Loss Aversion Bias

Overcoming loss aversion leads to better opportunities not only in design, but in life in general. If you’re struggling to take risks due to loss aversion and find you can’t get past it on your own, you might consider working with a coach to overcome this and other cognitive biases. [Sources: 14]

However, we need to put this fear in perspective with our potential benefits. It makes us fear loss, even if that fear is illogical. For example, it prevents us from taking small risks for big profits. [Sources: 14]

Loss aversion is the tendency to avoid losses versus achieving an equivalent profit. In behavioral economics, loss aversion refers to people’s preference for avoiding losses over equivalent gains. [Sources: 2, 6]

For example, if someone gave us a bottle of PS300 wine, we could earn a small amount of happiness (utility). However, if we had a bottle of PS300 wine and it fell to the ground, we would be more miserable. [Sources: 2]

This meant that the psychological value (or intensity) of losing (-$ 500) was much greater than the value of winning (+ $ 500). Tversky and Kahneman (1992) have proposed that losses be estimated to be about 2.3 times the gain of the same value, while Baumeister et al. However, it has not been reliably proven that such biases occur in behavioral decision making studies, and instead it has been found that people generally give equal importance to gains and losses. In affective judgments, people exaggerate when they report their feelings about losses, but this may reflect a tendency to complain rather than true bias when comparing losses to results. [Sources: 1, 9]

We can note that mentally the effect of a loss on investor behavior is more important than the effect of profit, which characterizes loss aversion and explains the pessimism of an investor susceptible to this bias. Of course, it is true that large financial losses can have a greater impact than large financial gains, but this is not a cognitive bias requiring an explanation for loss aversion, but perfectly rational behavior. While the sunk cost effect may reflect a reluctance to recognize losses, it is not related to loss aversion, which requires a comparison of losses and gains. Similarly, there are other situations where losses are more significant than benefits, but these require specific explanations rather than general claims of loss aversion bias. [Sources: 0, 17]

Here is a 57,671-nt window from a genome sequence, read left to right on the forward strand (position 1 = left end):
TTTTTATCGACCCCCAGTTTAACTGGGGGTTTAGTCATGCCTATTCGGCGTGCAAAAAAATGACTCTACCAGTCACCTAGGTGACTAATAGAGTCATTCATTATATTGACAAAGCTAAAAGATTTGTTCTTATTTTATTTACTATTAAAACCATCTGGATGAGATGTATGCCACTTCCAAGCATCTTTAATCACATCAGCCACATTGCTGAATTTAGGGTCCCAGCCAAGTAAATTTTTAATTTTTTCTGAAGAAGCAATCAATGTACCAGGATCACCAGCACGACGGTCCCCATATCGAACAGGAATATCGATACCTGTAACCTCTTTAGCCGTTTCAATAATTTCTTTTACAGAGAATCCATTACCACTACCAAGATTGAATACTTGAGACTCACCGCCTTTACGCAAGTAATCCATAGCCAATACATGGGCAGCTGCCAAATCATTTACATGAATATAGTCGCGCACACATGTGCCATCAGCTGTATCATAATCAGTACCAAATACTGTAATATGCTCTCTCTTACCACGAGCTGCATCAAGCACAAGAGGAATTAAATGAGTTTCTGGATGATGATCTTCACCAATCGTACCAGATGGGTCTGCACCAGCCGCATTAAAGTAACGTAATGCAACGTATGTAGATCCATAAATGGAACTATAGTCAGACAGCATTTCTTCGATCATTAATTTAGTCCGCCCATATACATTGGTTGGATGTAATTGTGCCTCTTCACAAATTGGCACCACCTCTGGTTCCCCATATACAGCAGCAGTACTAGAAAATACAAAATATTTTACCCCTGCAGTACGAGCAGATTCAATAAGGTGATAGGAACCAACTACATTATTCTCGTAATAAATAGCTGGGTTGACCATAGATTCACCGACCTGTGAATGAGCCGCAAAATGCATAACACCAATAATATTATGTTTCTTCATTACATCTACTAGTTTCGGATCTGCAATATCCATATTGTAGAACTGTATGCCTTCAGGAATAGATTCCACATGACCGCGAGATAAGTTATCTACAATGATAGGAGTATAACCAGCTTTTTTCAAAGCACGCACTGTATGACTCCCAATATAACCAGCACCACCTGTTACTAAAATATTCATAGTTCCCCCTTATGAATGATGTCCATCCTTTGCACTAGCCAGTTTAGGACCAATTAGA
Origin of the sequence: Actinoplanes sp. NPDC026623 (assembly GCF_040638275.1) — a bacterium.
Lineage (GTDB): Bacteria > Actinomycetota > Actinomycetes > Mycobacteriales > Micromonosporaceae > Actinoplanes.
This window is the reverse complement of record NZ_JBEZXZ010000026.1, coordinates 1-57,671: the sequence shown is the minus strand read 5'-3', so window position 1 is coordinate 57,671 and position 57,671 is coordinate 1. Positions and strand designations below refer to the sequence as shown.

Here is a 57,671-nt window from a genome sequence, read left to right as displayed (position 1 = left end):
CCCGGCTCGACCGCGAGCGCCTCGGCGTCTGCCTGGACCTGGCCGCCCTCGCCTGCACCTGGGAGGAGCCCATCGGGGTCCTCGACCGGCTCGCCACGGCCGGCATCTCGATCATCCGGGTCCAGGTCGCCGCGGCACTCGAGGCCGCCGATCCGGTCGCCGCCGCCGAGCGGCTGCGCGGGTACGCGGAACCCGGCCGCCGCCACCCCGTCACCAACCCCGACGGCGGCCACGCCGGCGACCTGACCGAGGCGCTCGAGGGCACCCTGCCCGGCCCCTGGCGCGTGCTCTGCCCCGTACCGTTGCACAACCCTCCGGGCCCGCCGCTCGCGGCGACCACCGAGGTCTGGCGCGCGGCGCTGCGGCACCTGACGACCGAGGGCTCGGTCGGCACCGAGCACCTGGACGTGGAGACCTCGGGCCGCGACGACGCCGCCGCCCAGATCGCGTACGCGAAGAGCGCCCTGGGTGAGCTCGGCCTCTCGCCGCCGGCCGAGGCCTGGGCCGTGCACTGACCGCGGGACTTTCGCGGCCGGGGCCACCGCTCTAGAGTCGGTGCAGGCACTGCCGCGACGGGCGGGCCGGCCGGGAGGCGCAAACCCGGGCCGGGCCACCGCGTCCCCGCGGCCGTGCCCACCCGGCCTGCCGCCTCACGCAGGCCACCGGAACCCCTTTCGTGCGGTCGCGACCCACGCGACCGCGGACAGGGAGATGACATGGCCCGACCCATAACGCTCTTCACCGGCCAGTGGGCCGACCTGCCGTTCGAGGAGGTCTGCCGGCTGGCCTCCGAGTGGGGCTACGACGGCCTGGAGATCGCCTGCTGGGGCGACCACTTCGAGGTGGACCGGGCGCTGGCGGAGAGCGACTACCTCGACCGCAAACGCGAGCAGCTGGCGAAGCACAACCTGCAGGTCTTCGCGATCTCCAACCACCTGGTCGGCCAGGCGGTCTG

For example, neuroeconomic research often proposes options up to the point where the gain is double the loss (eg, +4 versus $ -2; Tom et al., 2007). For example, “the value function is significantly steeper for losses than for gains” (Tversky and Kahneman, 1986, p. S255) and “asymmetry usually occurs because people expect the pain of losing something to outweigh the pleasure of getting it” ( McGraw et al., 2010, p. 1441). It lies in the fact that investors estimate profit and loss differently. An investor in this biased attitude uses profit to make a decision, not a loss, because he seeks to avoid the risk associated with a loss. [Sources: 1, 17]

Faced with a choice of avoiding a Rs 1,000 loss or making a Rs 1,000 profit, loss-averse investors would rather not make a loss than make a profit. Conversely, loss aversion can cause clients to hold onto investments that have lost value in order to avoid a loss in their portfolio, even if selling is a wise decision. Fear of loss can harm an investor, prompting him to hold onto losing investments long after they should have been sold, or dump winning stocks too early – a cognitive bias known as the disposition effect. Newbies often make the mistake of hoping for a recovery in stocks, despite all evidence to the contrary, because losses lead to stronger emotional reactions than profits. [Sources: 6, 13, 16]

Loss aversion is a reflection of the universal prejudice (status bias) of human psychology, which makes people resist change. Therefore, when we consider changes, we pay more attention to what we will lose rather than what we can achieve. [Sources: 11]

Experiencing the psychological consequences of loss, and even facing the possibility of loss, may even lead to risky behavior, making the realized loss more likely or more serious. Loss aversion in behavioral economics refers to the phenomenon that people think that actual or potential loss is psychologically or emotionally more serious than the same benefit. Loss aversion is a kind of cognitive bias, which refers to the tendency of humans to avoid losses in order to obtain the same benefits. [Sources: 8, 16]